You should also see: “Teen Titans Go! to the Movies” (opens July 27)

Speaking of superhero group meetings, DC Comics’ junior-varsity squad arrives on the big screen, in cartoon form, in this expansion of the off-the-wall Cartoon Network series. The Titans — Robin, Cyborg, Raven, Starfire and Beast Boy — are headed to Hollywood to find fame and fortune, but they get sidetracked by a villain (voiced by Kristen Bell) with global domination on her mind. The voice cast is dotted with cameos, none more important than Nicolas Cage as Superman, letting Cage fulfill a dream that was thwarted when Tim Burton’s “Superman Lives” was deep-sixed decades ago.

You’re going to see: “Solo: A Star Wars Story” (opens May 25)

Solo, played by Alden Ehrenreich, says so himself in the movie’s trailer: “I got a good feeling about this.” Director Ron Howard pilots this account of the young Corellian smuggler Han Solo, played by Ehrenreich, as he’s recruited by a crime boss (Woody Harrelson) for an impossible job. Among those Solo meets on the boss’s crew are Chewbacca (performed by Joonas Suotamo) and the roguish Lando Calrissian (Donald Glover). Fans of the “Star Wars” franchise will be watching Ehrenreich’s performance intently, to compare it with Harrison Ford’s iconic portrayal — and to see if Howard’s late arrival to the set, after producers fired directors Phil Lord and Christopher Miller (“21 Jump Street,” “The LEGO Movie”) during shooting, will make for a better movie.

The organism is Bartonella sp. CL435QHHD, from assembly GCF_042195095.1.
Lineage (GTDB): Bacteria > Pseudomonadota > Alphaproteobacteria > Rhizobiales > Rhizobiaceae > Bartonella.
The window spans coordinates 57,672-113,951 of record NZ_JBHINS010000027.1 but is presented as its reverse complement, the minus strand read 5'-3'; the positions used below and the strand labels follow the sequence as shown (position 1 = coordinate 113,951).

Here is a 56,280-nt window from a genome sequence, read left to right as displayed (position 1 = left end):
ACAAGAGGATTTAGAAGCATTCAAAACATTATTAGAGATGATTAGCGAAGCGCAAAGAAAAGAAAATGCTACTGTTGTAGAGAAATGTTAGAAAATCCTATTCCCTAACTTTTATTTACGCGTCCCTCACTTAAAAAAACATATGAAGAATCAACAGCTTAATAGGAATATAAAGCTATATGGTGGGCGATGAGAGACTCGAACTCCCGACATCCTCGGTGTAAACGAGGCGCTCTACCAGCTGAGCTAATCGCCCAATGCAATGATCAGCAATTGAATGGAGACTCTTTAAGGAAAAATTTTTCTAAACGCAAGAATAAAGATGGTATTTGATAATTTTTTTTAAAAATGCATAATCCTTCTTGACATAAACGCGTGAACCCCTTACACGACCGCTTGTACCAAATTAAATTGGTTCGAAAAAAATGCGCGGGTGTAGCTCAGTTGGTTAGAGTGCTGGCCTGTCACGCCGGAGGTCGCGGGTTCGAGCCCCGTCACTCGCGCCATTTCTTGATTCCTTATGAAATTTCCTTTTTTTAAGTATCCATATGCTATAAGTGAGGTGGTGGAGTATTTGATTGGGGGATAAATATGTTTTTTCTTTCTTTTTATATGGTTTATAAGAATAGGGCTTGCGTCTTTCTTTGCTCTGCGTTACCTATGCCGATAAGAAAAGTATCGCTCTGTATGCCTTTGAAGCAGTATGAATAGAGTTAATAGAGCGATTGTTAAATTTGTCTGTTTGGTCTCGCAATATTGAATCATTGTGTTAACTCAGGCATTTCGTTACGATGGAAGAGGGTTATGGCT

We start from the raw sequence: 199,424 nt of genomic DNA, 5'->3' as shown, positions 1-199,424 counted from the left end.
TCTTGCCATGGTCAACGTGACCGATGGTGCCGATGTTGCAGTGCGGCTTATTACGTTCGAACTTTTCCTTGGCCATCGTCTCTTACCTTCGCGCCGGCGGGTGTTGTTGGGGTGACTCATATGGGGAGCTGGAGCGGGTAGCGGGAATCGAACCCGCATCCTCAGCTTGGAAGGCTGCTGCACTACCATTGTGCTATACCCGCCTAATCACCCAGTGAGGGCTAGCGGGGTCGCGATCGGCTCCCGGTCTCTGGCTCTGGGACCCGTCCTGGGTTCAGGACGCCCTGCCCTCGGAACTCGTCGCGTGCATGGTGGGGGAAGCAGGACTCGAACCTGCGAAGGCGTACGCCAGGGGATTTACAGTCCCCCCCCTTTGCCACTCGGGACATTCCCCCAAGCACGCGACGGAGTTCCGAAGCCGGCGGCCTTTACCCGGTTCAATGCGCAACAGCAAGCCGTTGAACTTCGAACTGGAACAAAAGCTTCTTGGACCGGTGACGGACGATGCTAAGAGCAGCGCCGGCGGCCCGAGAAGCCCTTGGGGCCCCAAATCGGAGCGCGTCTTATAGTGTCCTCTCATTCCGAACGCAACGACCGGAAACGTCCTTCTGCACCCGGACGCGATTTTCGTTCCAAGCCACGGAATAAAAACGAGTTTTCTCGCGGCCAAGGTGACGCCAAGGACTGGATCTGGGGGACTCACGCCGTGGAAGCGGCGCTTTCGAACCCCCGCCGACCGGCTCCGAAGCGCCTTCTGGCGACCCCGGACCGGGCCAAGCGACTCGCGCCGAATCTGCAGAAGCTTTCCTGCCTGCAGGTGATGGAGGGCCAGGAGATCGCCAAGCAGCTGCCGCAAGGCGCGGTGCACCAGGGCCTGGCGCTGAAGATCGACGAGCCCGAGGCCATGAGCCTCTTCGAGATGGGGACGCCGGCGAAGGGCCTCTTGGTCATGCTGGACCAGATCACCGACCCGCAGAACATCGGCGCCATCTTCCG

You should also see: “Won’t You Be My Neighbor?” (opens in June)

Like “Solo,” this documentary tells the complex backstory of a beloved hero from the 1970s. Here, the hero is Fred Rogers, the pioneering children’s TV host whose “Mister Rogers’ Neighborhood” entertained, educated and soothed a generation of kids. Director Morgan Neville, who won an Oscar for “20 Feet From Stardom,” combines interviews with archival footage to explore how Rogers handled hard issues — racism, war, divorce — through a lens of kindness and love.